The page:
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CS145: INTRODUCTION TO DATA MINING Instructor: Yizhou Sun October 8, 2018 2: Vector Data: Prediction
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• CS145: INTRODUCTION TO DATA MINING

Instructor: Yizhou [email protected]

October 8, 2018

2: Vector Data: Prediction

mailto:[email protected]
• TA Office Hour Time Change Junheng Hao: Tuesday 1-3pmYunsheng Bai: Thursday 1-3pm

2

• Methods to Learn

3

Vector Data Set Data Sequence Data Text Data

Classification Logistic Regression; Decision Tree; KNNSVM; NN

Nave Bayes for Text

Clustering K-means; hierarchicalclustering; DBSCAN; Mixture Models

PLSA

Prediction Linear RegressionGLM*

Frequent Pattern Mining

Apriori; FP growth GSP; PrefixSpan

Similarity Search DTW

• How to learn these algorithms?Three levels

When it is applicable? Input, output, strengths, weaknesses, time

complexity

How it works? Pseudo-code, work flows, major steps Can work out a toy problem by pen and paper

Why it works? Intuition, philosophy, objective, derivation, proof

4

• Vector Data: Prediction

Vector Data

Linear Regression Model

Model Evaluation and Selection

Summary

5

• Example

6

npx...nfx...n1x...............ipx...ifx...i1x...............1px...1fx...11xA matrix of n :

n data objects / points p attributes / dimensions

• Attribute TypeNumerical

E.g., height, income

Categorical / discrete E.g., Sex, Race

7

• Categorical Attribute Types Nominal: categories, states, or names of things

Hair_color = {auburn, black, blond, brown, grey, red, white} marital status, occupation, ID numbers, zip codes

Binary Nominal attribute with only 2 states (0 and 1) Symmetric binary: both outcomes equally important

e.g., gender Asymmetric binary: outcomes not equally important.

e.g., medical test (positive vs. negative) Convention: assign 1 to most important outcome (e.g., HIV positive)

Ordinal Values have a meaningful order (ranking) but magnitude between

successive values is not known. Size = {small, medium, large}, grades, army rankings

8

• Basic Statistical Descriptions of Data

Central Tendency Dispersion of the Data Graphic Displays

9

• Measuring the Central Tendency Mean (algebraic measure) (sample vs. population):

Note: n is sample size and N is population size.

Weighted arithmetic mean:

Trimmed mean: chopping extreme values

Median:

Middle value if odd number of values, or average of the middle two values otherwise

Mode

Value that occurs most frequently in the data

Unimodal, bimodal, trimodal

Empirical formula:

Nx=

=

=n

iixn

x1

1

=

== n

ii

n

iii

w

xwx

1

1

)(3 medianmeanmodemean =

10

• Symmetric vs. Skewed Data Median, mean and mode of

symmetric, positively and negatively skewed data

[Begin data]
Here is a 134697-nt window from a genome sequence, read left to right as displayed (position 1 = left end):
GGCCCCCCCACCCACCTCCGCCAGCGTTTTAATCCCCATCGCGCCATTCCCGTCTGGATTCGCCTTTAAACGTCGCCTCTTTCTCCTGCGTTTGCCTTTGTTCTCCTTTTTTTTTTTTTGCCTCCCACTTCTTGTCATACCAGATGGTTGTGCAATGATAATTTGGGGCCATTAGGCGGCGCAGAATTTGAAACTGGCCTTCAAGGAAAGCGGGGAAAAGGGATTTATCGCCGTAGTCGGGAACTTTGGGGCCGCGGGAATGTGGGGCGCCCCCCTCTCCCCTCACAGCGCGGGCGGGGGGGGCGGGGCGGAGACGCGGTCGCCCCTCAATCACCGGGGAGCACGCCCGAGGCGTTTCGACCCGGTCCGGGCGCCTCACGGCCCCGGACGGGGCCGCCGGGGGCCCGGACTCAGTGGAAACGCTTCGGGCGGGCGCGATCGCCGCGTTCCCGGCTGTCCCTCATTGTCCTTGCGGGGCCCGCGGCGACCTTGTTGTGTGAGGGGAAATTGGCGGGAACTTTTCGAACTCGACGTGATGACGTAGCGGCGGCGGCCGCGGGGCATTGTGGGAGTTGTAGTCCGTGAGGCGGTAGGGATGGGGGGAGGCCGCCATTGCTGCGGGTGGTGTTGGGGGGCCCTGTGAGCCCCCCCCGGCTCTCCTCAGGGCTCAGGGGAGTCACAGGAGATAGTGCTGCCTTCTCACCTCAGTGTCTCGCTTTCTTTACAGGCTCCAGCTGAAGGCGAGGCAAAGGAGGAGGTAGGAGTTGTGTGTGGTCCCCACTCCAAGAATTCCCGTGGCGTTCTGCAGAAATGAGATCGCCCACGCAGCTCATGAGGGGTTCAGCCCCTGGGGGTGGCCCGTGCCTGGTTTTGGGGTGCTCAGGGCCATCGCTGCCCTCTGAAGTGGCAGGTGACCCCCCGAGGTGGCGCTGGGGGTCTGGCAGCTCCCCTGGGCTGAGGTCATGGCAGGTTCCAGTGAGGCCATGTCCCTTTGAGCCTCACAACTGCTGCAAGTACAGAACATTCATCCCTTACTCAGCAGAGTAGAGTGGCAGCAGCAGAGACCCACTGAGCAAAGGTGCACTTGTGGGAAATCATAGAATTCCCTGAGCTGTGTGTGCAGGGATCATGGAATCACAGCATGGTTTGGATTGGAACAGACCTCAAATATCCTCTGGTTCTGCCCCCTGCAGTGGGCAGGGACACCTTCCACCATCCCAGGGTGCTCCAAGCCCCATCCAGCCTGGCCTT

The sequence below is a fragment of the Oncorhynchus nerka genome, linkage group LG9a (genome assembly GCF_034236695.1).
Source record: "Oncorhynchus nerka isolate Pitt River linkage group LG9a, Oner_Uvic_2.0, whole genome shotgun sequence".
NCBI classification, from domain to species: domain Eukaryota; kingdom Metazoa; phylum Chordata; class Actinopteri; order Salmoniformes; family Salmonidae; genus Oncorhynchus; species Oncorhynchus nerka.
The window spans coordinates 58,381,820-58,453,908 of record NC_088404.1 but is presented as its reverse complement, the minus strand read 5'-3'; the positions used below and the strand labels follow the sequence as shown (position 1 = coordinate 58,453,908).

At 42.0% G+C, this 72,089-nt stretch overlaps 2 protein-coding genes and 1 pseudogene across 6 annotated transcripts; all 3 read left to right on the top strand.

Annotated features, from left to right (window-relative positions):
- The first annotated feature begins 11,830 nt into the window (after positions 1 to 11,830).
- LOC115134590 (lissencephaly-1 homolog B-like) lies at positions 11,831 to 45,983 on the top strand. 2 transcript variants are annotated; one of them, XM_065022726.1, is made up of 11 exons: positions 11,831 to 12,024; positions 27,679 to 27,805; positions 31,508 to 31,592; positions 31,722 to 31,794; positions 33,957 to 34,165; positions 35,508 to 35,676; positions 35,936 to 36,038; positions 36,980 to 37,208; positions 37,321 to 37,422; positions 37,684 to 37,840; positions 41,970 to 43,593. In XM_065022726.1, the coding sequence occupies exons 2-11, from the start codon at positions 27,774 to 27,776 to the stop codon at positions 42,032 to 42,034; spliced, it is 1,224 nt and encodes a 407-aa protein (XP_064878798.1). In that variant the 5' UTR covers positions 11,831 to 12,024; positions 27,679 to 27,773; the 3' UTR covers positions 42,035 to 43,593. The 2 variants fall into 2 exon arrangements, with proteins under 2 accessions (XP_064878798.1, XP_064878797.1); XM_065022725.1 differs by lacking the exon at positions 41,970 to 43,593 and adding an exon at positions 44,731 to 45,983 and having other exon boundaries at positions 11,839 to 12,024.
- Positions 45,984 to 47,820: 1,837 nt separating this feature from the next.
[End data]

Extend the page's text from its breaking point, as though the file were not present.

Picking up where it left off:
positively skewed negatively skewed

symmetric

11

• Measuring the Dispersion of Data Quartiles, outliers and boxplots

Quartiles: Q1 (25th percentile), Q3 (75th percentile)

Inter-quartile range: IQR = Q3 Q1 Five number summary: min, Q1, median, Q3, max

Outlier: usually, a value higher/lower than 1.5 x IQR of Q3 or Q1

Variance and standard deviation (sample: s, population: )

Variance: (algebraic, scalable computation)

2 = [ 2] = 2 2

Standard deviation s (or ) is the square root of variance s2 (or2)

= ==

=

=n

i

n

iii

n

ii xn

xn

xxn

s1 1

22

1

22 ])(1[1

1)(1

1

12

Box Plot

• Graphic Displays of Basic Statistical Descriptions

Histogram: x-axis are values, y-axis repres. frequencies

Scatter plot: each pair of values is a pair of coordinates and

plotted as points in the plane

13

• Histogram Analysis

Histogram: Graph display of tabulated frequencies, shown as bars

It shows what proportion of cases fall into each of several categories

Differs from a bar chart in that it is the area of the bar that denotes the value, not the height as in bar charts, a crucial distinction when the categories are not of uniform width

The categories are usually specified as non-overlapping intervals of some variable. The categories (bars) must be adjacent

0

5

10

15

20

25

30

35

40

10000 30000 50000 70000 9000014

• Scatter plot Provides a first look at bivariate data to see clusters of points,

outliers, etc Each pair of values is treated as a pair of coordinates and plotted

as points in the plane

15

• Positively and Negatively Correlated Data

The left half fragment is positively

correlated

The right half is negative correlated

16

• Uncorrelated Data

17

• Scatterplot Matrices

Matrix of scatterplots (x-y-diagrams) of the k-dim. data [total of 2 + unique scatterplots]

18

Use

d by

erm

issi

on o

f M. W

ard,

Wor

cest

er P

olyt

echn

icIn

stitu

te

• Vector Data: Prediction

Vector Data

Linear Regression Model

Model Evaluation and Selection

Summary

19

• Linear RegressionOrdinary Least Square Regression

Linear Regression with Probabilistic Interpretation

20

• The Linear Regression ProblemAny Attributes to Continuous Value: x y

{age; major ; gender; race} GPA

{income; credit score; profession} loan

{college; major ; GPA} future income ...

21

• Example of House PriceLiving Area (sqft) # of Beds Price (1000\$)

2104 3 400

1600 3 330

2400 3 369

1416 2 232

3000 4 540

22

x=(1, 2) y

= 0 + 11 + 22

• Illustration

23

• Formalization Data: n independent data objects

, = 1, ,

= 1, 2, , T, i = 1, ,

A constant factor is added to model the bias term, i. e. , 0 = 1

New x: = 0, 1, 2, , T

Model: : dependent variable : explanatory variables = 0,1, ,

: = = 0 + 11 + 22 + +